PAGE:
I begun with the Power of Personal Storytelling and Lipman's book: Improving your Storytelling.
My prefered book: Personal StorytellingBests of my Speaker's books-5

There are many others like Wired for Story, The Story Theatre Method, etc. that deal with storytelling and from where I learned! But all those have to be absorbed, understood, embedded, one by one.


A personal story, for the audience

What it means to 'tell a personal story, from which you learned something important' and at the same time 'it is not about you, it is about the audiences?

I often was confused.

Of course, personal means it is about you.

Gar Reynolds explains it so well in his blog: it is ABOUT your experience, but telling something general FOR the audience. Something they can relate and learn from.
On sharing your own personal story to make a difference.
"In storytelling, the key is to make sure your message is about the audience, not about yourself.

This may seem counter intuitive when you are telling your own story, when you are talking about your own life, but it's actually not so hard. However, when I say "about your audience," I really mean *for* your audience.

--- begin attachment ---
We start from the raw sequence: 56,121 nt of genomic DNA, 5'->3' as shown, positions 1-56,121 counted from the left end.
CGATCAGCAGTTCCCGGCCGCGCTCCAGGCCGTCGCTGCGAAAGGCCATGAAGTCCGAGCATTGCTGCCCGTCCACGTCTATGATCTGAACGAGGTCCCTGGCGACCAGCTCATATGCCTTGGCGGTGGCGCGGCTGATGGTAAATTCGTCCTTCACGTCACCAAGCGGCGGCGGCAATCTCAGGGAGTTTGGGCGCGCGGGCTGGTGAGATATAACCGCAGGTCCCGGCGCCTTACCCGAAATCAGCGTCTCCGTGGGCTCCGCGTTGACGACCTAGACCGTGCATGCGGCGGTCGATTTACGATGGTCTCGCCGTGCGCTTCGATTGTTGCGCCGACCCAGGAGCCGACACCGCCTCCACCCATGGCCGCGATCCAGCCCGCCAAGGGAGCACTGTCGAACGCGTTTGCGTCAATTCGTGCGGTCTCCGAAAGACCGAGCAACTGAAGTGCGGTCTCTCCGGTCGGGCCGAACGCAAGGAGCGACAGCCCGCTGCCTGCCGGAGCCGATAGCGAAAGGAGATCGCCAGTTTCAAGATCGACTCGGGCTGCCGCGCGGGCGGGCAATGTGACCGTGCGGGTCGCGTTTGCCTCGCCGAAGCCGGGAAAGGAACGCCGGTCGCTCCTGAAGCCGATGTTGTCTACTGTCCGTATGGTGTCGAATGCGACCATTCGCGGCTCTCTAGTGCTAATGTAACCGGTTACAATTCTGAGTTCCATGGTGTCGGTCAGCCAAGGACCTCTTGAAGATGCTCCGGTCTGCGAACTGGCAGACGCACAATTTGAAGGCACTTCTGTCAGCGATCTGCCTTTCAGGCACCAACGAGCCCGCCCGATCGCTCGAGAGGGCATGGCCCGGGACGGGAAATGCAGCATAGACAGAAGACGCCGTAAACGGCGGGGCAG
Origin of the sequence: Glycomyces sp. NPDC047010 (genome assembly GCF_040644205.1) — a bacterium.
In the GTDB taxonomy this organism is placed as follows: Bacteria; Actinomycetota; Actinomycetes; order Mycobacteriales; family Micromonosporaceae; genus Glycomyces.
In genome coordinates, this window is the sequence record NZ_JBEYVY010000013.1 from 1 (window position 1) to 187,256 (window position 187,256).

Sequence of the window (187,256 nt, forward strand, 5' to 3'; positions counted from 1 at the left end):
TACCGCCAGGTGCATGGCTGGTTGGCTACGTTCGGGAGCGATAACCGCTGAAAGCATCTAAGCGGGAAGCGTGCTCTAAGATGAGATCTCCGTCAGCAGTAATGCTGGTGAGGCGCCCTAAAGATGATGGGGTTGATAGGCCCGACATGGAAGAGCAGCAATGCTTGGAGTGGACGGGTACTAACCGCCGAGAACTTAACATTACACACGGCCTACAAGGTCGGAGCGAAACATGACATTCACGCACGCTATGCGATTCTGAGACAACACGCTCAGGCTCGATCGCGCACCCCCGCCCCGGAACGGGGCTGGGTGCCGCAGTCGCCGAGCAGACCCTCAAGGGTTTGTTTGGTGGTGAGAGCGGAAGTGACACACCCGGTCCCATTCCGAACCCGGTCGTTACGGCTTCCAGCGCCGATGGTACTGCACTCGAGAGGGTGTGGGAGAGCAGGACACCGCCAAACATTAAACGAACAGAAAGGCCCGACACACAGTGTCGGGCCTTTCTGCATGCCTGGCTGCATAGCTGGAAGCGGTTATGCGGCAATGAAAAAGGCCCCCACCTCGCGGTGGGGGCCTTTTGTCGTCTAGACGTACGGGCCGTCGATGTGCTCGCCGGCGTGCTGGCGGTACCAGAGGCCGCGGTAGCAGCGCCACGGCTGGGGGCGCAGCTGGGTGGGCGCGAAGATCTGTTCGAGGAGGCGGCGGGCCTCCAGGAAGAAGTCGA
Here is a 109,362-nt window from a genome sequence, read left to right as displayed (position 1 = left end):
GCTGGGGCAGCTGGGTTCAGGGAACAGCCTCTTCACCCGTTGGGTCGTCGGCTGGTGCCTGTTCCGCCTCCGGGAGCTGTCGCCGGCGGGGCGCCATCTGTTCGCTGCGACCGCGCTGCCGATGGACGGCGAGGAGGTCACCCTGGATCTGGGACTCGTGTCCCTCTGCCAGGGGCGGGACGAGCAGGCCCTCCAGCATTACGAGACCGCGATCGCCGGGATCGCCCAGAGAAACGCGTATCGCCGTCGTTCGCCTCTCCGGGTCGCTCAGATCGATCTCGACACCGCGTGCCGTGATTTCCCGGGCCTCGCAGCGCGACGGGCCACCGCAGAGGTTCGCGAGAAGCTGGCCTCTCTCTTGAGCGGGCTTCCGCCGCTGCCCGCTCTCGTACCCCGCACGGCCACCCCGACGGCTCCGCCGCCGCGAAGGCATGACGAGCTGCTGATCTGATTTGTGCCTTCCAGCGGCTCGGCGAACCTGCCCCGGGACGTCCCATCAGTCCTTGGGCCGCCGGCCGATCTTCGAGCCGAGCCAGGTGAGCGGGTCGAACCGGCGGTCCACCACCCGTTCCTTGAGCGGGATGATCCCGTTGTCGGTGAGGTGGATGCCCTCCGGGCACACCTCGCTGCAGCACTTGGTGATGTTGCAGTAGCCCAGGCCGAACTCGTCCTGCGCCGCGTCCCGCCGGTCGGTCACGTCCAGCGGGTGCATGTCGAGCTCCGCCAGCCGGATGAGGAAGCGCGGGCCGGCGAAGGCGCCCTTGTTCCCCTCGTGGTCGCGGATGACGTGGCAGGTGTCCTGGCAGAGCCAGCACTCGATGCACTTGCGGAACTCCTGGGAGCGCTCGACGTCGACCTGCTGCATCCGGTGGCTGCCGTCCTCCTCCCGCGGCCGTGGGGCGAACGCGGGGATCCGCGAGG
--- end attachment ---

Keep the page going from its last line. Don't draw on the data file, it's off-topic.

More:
Even when you are sharing aspects of your own life, it's in the spirit of contribution. The best presentations are always about contribution.

The important thing is to choose a theme from your own life that is clearly relevant for the audience."
That is what I did try, from the beginning of my storytelling. see mistaken identity. But without 'telling much' more embedded inside the story. I think, that makes the difference between a storyteller and a public speaker. Is it? But always thinking what 'general message' can be learned from it, something connecting us.